In my 15 years as a studio owner (Sharkbite Studios, Oakland, CA), there is nothing I've dreaded more than operating system and Pro Tools software upgrades. This has become even truer over time, as both macOS and Pro Tools have become mature platforms with newer software versions that aren't offering as many technological leaps forward. Sonically (and functionally) I could have happily remained on Pro Tools 10 for years to come, though admittedly I'd be missing out on some snazzy new editing features. What started really nagging at me were the limitations of an aging operating system, in terms of compatibility in the audio realm (the latest plug-ins) and issues with basic computing tasks, like outdated internet browsers being unable to use file transfer sites. With more Pro Tools 12 sessions coming into the studio from our clients, dealing with an upgrade seemed to be unavoidable.
The Sonnet xMac mini Server is a 1U rack mount enclosure that houses a Thunderbolt equipped Apple Mac mini, plus two PCIe 2.0 cards. I had been running Pro Tools 10 natively on a Mac mini in my old mix room for the last few years, and had always marveled at what a little powerhouse that thing was. When I'd heard about the xMac mini Server, I really wanted to give it a shot. Being able to use a Mac I already had on hand lowered the price point to enter Pro Tools' "HDX-land." I also loved the idea of having the computer and PCIe expansion chassis mounted in one slick-looking rack-mounted unit, replacing the big Mac Pro that was lurking next to the rack.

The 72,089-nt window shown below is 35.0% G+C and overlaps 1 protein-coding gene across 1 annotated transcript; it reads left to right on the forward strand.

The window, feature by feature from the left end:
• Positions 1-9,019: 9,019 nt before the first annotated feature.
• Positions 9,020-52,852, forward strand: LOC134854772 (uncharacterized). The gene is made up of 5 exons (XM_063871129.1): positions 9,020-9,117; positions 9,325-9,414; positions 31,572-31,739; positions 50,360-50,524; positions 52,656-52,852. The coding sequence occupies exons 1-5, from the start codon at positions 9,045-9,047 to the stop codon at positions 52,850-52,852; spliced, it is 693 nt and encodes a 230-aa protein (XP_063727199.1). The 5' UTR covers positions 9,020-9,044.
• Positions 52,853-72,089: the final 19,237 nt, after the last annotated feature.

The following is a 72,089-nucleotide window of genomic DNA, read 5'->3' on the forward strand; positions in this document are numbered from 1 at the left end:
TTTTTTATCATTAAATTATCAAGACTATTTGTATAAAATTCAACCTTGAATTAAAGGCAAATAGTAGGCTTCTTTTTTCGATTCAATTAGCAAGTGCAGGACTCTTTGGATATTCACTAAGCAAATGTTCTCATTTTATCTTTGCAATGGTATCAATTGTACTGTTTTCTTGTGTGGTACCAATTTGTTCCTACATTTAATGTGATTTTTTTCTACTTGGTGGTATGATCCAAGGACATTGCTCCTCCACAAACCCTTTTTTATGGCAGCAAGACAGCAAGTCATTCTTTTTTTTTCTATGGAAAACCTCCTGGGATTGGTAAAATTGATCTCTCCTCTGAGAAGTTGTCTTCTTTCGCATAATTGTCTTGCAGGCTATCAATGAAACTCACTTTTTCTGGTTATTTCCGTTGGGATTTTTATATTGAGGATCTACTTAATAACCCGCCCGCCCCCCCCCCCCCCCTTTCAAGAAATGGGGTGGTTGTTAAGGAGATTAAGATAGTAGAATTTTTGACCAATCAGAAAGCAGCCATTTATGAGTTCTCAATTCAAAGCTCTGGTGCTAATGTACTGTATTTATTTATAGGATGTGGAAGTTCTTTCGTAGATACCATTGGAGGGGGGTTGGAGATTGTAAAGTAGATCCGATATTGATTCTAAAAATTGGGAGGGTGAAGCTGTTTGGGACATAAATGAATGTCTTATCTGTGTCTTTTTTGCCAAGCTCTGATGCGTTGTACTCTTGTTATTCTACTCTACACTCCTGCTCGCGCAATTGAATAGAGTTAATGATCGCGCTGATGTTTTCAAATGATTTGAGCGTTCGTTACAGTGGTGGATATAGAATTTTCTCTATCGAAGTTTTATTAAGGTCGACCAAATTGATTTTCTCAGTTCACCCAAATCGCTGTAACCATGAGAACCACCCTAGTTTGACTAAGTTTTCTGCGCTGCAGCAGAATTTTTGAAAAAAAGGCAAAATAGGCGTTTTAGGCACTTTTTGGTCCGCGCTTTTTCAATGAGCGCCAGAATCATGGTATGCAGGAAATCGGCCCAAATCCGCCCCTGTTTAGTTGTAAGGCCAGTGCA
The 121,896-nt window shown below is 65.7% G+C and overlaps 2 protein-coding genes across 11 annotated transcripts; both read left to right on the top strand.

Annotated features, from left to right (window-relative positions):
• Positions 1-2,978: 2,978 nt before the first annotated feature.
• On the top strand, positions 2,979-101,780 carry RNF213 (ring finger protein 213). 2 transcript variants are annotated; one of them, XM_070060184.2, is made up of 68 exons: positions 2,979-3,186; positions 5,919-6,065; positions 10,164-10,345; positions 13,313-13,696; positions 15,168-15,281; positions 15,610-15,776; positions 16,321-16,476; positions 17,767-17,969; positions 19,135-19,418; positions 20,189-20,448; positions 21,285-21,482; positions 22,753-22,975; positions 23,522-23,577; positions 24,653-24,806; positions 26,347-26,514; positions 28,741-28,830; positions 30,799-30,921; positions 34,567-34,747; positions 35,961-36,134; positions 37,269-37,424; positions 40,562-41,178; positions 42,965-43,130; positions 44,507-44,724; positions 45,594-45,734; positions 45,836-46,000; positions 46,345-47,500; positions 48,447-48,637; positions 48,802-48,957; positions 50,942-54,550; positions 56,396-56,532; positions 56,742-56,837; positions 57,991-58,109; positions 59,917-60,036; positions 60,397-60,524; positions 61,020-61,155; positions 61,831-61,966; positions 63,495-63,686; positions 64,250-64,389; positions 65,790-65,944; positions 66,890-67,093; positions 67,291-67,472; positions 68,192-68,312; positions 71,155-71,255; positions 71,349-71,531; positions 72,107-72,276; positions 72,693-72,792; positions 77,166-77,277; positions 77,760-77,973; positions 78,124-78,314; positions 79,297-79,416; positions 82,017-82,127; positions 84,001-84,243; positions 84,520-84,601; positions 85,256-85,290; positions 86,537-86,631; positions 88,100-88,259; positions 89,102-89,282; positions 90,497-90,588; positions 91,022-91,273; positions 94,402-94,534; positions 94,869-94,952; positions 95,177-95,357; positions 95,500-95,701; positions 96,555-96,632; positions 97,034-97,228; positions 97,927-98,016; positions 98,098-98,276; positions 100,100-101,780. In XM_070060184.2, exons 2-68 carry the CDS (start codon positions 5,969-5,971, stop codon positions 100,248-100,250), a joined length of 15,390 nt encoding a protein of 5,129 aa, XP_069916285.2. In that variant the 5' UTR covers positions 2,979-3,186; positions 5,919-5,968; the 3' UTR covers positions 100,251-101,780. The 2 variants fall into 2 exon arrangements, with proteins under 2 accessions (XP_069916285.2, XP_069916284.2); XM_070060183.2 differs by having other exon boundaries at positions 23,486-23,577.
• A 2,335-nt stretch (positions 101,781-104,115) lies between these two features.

The xMac mini Server arrived well-packed. It's a big, solid hunk of metal, and at 17.72 inches was deeper than I had imagined. Those of you with shallow racks will want to confirm your dimensions before purchasing. With the top popped off, it was clearly laid out and every needed cable was thoughtfully included, and neatly arranged, to interface the Mac mini with the Server's front and rear panels. After assembly, I plugged the unit in and yowza – the rack's PSU fan was loud! Smaller fans have to spin faster, and thus create more noise – an obvious trade-off for the size of this rack. I powered up the Mac mini, and as its set of fans started up my heart sank. This fan noise was going to be too loud for placement in our control room. I started poking around on the web and it turns out Sonnet sells an "extra quiet fan module." After consulting with the nice folks at Sonnet, they sent the quieter version of the fans my way, and installing was a cinch.